The Distribution Rip-Off

By: Jeff Herman

Thousands of intelligent writers enter into hybrid self-publishing contracts that include traditional distribution, and even if no copies ever show up in a store, the contract hasn't been breached. Why? Because it's easy to establish all the requisite tools for stores to order copies and for the orders to be fulfilled. Any one can do that, even if you don't really have anything to sell.

Why should a store eagerly give the time of day to any of the legions of hybrid or self-publishers? There are already too many established publishers and books to keep up with, and keeping the store well stocked isn't an issue, especially if the entire inventory has been shipped on cosignment. A bookstore manager's primary obligation is to ensure that the right books are stocked for his or her customer base. Of course, some stores will step beyond their comfort zone and research other options, and sometimes a customer will ask the store to special order obscure books. The rarest exception is when a non-traditionally published author manages to bypass the obstacles, and somehow causes consumers en mass to demand copies from their local stores. This sometimes happens and when it does the stores will follow their customers and order copies from whoever can fulfill them. The phenomenon will be rapidly followed by a horde of agents and traditional publishers offering the writer traditional options. This also happens to writers who solely self-publish digital formats and are able to generate massive orders.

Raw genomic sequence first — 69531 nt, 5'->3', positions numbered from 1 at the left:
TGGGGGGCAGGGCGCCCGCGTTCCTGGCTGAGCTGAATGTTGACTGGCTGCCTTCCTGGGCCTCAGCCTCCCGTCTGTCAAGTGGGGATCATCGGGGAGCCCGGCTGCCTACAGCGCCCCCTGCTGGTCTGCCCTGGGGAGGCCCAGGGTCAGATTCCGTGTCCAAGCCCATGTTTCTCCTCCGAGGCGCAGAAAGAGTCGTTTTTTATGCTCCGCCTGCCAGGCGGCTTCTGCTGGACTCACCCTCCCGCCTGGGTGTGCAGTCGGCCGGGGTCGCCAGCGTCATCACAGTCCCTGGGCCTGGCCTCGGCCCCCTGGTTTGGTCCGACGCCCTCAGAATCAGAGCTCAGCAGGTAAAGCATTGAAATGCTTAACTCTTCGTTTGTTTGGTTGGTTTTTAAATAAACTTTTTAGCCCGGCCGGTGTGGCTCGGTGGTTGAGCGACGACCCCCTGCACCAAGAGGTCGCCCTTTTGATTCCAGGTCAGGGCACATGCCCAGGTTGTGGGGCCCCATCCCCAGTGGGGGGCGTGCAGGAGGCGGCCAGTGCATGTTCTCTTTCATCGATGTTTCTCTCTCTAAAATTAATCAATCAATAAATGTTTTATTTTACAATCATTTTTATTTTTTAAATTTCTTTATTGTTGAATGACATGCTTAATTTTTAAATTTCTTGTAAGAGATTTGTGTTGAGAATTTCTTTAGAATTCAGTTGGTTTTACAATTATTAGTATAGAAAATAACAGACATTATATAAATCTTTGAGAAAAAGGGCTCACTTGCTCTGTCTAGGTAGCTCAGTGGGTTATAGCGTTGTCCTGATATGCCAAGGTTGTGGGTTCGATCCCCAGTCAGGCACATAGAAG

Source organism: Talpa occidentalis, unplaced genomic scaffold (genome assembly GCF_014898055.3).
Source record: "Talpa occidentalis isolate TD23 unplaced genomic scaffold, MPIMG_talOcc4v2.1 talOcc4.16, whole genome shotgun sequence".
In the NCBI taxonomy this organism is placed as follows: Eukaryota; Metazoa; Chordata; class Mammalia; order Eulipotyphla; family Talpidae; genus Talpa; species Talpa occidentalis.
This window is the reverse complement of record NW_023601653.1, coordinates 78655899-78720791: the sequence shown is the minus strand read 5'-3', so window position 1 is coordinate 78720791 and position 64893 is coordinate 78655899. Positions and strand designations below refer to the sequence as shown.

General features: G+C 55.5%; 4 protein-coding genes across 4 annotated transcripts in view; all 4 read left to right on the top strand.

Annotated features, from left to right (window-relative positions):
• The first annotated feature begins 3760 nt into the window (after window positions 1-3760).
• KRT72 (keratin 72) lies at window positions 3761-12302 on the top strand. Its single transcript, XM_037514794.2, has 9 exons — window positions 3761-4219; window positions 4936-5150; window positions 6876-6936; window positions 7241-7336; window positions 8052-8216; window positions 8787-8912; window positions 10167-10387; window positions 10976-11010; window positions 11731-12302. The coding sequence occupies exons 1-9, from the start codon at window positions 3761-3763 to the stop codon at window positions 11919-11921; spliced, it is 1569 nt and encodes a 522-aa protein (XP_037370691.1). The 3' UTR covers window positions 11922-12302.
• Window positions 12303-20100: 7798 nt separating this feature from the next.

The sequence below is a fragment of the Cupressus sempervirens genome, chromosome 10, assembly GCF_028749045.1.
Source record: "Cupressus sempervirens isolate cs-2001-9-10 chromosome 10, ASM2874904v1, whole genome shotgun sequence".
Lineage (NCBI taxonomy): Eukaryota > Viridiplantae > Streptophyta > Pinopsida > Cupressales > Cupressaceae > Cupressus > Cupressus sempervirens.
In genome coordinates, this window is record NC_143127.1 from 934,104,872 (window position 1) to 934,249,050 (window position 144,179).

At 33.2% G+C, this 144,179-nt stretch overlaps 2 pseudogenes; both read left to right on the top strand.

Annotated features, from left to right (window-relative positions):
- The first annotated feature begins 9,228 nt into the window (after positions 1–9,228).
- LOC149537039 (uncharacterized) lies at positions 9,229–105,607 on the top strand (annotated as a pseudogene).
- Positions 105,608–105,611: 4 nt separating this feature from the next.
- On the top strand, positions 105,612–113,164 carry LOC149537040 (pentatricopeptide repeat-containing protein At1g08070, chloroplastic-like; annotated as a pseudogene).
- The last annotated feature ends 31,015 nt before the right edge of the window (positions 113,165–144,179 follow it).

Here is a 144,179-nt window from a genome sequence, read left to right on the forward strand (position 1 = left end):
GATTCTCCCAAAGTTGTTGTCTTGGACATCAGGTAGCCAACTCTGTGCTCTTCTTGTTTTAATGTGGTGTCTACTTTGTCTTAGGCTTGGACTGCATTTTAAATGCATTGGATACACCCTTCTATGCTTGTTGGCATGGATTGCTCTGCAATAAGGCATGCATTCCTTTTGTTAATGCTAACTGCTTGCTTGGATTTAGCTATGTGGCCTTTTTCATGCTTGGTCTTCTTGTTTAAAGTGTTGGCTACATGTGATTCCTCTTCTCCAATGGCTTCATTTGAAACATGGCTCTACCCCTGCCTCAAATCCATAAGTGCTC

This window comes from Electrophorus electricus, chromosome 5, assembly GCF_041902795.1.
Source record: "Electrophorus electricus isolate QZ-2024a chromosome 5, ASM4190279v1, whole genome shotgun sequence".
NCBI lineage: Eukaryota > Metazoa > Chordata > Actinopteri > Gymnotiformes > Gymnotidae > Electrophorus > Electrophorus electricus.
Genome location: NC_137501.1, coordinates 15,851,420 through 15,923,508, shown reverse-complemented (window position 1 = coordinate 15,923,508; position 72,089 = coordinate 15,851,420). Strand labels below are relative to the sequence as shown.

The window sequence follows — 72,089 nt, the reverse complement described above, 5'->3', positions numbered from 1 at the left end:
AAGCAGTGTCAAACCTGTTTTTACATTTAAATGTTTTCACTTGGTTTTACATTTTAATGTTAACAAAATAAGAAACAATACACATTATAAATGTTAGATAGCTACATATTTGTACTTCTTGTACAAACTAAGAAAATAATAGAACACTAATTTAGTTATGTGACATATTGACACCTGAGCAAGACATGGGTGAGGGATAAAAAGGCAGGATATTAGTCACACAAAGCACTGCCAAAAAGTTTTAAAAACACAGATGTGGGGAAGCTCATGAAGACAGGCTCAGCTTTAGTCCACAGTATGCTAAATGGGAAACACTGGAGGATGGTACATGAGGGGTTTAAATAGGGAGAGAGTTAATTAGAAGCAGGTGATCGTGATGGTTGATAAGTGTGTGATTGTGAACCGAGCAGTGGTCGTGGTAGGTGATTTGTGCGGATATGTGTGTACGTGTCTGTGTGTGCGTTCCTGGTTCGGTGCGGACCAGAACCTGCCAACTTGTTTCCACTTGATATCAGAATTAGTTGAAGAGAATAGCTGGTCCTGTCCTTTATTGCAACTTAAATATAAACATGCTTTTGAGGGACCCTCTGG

The original point of this blog is to emphasize that distribution is technically available for everyone, but only achieved by a tiny fraction of those who are eligible. This isn't presented to discourage you, but to simply enlighten you and perhaps save you from paying a hybrid publisher for a service they can't realistically provide in any measure. If the firm claims otherwise, then ask them to document it by showing you meaningful purchase orders from stores. Keep in mind that these firms are in the business of getting writers to pay them for a large menu of functions. In many cases, they provide exactly what they were paid to do and everyone is satisfied. Dissatisfaction prevails when the writer was enabled to have unrealistic expectations about what they would receive in return for the money they spent. Non-distribution is often the most painful surprise inexperienced writers encounter. Unless they can establish deception or negligence, moving on and warning others might be their next best move.

Remember to follow us on Twitter and Like us on Facebook to be the first to learn about new releases, see behind-the-scenes at BP Wiz headquarters, and stay on top of the latest news from the publishing world!

No comments: